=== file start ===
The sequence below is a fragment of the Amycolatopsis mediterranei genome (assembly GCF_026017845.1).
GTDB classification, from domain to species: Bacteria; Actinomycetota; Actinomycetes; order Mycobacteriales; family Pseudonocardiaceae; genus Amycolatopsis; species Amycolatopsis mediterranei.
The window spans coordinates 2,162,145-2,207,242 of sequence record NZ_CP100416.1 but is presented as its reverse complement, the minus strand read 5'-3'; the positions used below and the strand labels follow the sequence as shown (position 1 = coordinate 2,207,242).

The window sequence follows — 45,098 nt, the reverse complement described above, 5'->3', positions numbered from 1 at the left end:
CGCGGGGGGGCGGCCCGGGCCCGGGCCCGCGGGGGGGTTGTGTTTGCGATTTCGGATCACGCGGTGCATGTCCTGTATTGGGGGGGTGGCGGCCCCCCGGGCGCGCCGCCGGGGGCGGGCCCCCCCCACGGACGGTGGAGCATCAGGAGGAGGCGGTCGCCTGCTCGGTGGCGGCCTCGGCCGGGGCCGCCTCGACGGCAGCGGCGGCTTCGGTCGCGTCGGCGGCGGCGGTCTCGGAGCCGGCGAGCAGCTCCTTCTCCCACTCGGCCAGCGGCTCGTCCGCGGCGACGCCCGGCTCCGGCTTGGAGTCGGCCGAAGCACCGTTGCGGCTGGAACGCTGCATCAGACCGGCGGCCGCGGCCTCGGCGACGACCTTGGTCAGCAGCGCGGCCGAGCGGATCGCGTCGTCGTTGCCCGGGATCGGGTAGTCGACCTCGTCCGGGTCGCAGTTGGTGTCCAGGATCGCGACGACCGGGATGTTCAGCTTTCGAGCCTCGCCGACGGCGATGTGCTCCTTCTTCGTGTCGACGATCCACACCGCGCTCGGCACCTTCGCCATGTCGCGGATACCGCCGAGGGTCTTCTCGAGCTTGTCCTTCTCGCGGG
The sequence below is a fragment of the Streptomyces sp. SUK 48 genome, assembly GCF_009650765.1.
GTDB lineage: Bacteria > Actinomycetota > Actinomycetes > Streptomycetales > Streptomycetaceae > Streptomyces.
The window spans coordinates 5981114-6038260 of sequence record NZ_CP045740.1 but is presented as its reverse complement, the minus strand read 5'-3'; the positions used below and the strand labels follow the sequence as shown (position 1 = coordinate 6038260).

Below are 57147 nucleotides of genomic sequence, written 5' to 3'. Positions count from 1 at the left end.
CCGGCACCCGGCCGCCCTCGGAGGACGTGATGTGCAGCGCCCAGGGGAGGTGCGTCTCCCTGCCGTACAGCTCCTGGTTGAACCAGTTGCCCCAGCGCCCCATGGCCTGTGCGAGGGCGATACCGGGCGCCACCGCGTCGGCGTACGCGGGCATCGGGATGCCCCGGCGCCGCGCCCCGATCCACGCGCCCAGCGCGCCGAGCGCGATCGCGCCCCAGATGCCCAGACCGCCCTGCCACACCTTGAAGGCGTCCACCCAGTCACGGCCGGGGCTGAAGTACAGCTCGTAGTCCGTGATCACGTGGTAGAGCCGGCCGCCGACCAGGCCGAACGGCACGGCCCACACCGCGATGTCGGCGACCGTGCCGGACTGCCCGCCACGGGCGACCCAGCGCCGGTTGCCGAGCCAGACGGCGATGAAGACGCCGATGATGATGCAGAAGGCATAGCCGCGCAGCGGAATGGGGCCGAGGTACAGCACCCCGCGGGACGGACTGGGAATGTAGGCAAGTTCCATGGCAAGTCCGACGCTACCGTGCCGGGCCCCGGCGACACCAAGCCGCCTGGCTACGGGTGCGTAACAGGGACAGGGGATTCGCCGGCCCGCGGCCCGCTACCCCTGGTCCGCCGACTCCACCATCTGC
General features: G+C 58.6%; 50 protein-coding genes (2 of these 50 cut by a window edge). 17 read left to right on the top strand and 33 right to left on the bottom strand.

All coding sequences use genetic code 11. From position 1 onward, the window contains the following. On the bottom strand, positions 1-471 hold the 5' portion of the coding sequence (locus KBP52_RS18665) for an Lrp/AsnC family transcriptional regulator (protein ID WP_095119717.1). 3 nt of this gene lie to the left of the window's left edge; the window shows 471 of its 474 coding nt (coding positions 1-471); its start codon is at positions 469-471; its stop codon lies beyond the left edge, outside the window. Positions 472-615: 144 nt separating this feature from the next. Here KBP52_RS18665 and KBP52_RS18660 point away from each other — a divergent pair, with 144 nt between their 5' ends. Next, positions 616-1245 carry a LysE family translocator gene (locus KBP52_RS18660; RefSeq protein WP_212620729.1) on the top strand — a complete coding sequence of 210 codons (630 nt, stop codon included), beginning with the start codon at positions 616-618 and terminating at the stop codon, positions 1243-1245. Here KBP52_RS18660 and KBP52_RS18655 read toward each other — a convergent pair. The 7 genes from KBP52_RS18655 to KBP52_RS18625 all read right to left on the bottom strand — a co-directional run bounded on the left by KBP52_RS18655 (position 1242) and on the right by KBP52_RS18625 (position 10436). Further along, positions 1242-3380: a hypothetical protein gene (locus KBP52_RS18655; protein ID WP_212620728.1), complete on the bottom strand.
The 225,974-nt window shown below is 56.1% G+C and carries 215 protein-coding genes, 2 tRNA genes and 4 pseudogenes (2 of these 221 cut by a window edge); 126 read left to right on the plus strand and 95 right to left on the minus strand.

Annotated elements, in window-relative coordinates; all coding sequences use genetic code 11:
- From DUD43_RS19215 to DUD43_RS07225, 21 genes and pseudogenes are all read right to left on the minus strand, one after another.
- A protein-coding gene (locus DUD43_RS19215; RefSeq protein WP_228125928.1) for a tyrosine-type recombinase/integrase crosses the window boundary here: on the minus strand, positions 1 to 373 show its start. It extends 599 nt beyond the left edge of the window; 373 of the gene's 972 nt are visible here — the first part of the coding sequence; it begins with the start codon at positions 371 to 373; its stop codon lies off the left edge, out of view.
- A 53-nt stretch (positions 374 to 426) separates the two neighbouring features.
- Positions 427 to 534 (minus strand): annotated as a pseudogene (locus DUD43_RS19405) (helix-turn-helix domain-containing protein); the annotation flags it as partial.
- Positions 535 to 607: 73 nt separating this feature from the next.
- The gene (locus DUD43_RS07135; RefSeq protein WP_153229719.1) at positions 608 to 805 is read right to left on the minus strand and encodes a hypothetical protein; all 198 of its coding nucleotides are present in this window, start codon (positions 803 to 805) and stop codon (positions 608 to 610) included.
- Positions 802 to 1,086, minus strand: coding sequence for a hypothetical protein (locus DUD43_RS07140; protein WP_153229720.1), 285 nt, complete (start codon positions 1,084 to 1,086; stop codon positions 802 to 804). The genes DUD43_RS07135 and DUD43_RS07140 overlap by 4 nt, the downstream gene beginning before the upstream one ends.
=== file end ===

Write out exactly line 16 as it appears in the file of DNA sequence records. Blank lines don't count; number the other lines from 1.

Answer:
- A protein-coding gene (locus DUD43_RS19215; RefSeq protein WP_228125928.1) for a tyrosine-type recombinase/integrase crosses the window boundary here: on the minus strand, positions 1 to 373 show its start. It extends 599 nt beyond the left edge of the window; 373 of the gene's 972 nt are visible here — the first part of the coding sequence; it begins with the start codon at positions 371 to 373; its stop codon lies off the left edge, out of view.